Parts of the Double Bass

The parts of the double bass is similar to that of a cello. the difference is, of course, in it's size. Although both the cello and the double bass is played by using a bow, the double bass can also be played by striking or plucking the strings. Another difference is that the double bass may be played either seated or standing, although most musicians are more comfortable playing it while standing because of its size.
Here are the parts of a double bass.

Tail Spike or Endpin - This is located underneath the double bass. The function of the endpin is to support the instrument and ensure that it doesn't slip while being played.

Tailpiece - This is located at the bottom of the double bass. Usually made of plastic, it's function is to hold the strings.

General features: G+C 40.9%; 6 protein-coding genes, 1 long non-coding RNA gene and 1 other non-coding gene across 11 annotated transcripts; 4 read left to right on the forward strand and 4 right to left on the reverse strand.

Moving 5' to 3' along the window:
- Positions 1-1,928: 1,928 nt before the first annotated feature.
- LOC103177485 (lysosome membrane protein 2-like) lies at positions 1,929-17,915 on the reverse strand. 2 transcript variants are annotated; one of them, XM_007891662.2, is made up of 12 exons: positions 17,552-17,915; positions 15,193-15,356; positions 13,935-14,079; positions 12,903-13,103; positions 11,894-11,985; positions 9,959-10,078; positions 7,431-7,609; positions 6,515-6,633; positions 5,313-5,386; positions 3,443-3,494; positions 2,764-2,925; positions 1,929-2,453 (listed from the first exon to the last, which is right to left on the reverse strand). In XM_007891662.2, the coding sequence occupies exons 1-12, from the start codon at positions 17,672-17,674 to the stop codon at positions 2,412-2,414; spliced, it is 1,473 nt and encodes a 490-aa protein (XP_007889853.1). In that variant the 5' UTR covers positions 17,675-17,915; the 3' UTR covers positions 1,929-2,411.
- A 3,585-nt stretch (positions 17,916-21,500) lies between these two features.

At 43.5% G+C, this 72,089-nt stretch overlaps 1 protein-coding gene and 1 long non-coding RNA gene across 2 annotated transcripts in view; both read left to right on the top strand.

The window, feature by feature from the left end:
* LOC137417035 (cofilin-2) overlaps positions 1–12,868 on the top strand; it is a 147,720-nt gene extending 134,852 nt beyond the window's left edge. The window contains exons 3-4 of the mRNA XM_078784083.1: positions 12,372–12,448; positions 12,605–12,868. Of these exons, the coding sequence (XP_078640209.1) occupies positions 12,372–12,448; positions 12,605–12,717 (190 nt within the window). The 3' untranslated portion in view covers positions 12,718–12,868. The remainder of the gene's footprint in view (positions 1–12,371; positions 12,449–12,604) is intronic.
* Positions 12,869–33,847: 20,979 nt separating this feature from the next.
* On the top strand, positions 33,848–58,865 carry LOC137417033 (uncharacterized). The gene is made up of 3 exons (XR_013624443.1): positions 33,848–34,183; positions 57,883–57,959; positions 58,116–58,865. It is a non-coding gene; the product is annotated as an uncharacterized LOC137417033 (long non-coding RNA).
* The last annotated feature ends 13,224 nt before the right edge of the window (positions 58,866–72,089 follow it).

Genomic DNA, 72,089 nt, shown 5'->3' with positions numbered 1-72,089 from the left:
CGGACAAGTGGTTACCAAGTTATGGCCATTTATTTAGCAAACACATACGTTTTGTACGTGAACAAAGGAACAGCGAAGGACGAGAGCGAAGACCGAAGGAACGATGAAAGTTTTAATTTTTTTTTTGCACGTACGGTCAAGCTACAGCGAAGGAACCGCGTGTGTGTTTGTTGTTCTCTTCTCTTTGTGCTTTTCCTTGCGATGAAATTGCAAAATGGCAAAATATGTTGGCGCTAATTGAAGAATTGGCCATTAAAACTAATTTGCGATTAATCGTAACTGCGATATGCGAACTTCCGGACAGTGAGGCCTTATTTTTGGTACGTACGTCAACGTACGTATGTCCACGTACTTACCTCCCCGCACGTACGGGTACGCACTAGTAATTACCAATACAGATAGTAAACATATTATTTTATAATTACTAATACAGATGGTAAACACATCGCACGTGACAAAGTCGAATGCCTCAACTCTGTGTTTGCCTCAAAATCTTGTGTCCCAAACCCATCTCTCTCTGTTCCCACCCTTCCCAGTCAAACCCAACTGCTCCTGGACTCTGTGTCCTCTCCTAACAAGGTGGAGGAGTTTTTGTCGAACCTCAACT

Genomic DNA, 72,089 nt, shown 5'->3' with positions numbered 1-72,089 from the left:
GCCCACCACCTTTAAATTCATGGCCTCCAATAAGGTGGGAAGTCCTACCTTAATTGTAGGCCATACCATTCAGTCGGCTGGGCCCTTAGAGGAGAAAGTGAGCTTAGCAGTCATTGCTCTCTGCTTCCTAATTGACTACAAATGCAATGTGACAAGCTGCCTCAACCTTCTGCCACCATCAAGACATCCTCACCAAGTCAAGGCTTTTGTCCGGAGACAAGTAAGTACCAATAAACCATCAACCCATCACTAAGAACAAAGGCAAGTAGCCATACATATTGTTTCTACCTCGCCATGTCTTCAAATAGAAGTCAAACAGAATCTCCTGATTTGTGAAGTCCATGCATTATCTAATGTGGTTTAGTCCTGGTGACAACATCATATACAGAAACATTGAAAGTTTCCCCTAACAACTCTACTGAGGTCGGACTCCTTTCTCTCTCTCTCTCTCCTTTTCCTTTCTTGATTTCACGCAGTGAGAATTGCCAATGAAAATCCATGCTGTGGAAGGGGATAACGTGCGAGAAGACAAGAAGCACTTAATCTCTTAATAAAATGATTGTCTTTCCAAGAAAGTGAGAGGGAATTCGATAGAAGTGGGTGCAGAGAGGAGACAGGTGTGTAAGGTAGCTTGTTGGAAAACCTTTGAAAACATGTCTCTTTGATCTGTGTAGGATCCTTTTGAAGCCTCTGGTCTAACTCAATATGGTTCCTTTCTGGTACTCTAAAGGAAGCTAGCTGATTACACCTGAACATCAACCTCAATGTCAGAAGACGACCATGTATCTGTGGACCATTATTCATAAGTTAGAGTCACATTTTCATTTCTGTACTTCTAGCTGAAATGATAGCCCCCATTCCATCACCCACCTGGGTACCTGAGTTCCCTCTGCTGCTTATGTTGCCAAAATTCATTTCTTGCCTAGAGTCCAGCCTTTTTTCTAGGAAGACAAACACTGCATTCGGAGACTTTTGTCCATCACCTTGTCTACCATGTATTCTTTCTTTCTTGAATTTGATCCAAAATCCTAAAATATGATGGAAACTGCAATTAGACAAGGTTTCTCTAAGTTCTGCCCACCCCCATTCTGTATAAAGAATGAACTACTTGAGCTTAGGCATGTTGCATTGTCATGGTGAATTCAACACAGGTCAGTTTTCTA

F-Hole - The f-hole is called such because it is in the figure of the letter "f." The function of the f-hole is to allow the sound to come out as well as to amplify the sound.

Bridge - This is the part of the double bass that holds the strings. As the strings vibrate, sound travels to the body of the double bass and comes out of the f-hole.

Neck and Fingerboard - Both refers to the long part of the double bass that is attached to the body. The strings are pressed down on the fingerboard while playing.

Strings - This is the part that enables the double bass to produce sound in varying pitches depending on what you press on the fingerboard.

Pegs and Pegbox - The double bass has four (others even five) strings and it is wrapped around a peg. The peg is used to tune or alter the pitch of the double bass.

Scroll - This is located at the top end of the double bass and is also referred to as the ornamental curve of the instrument.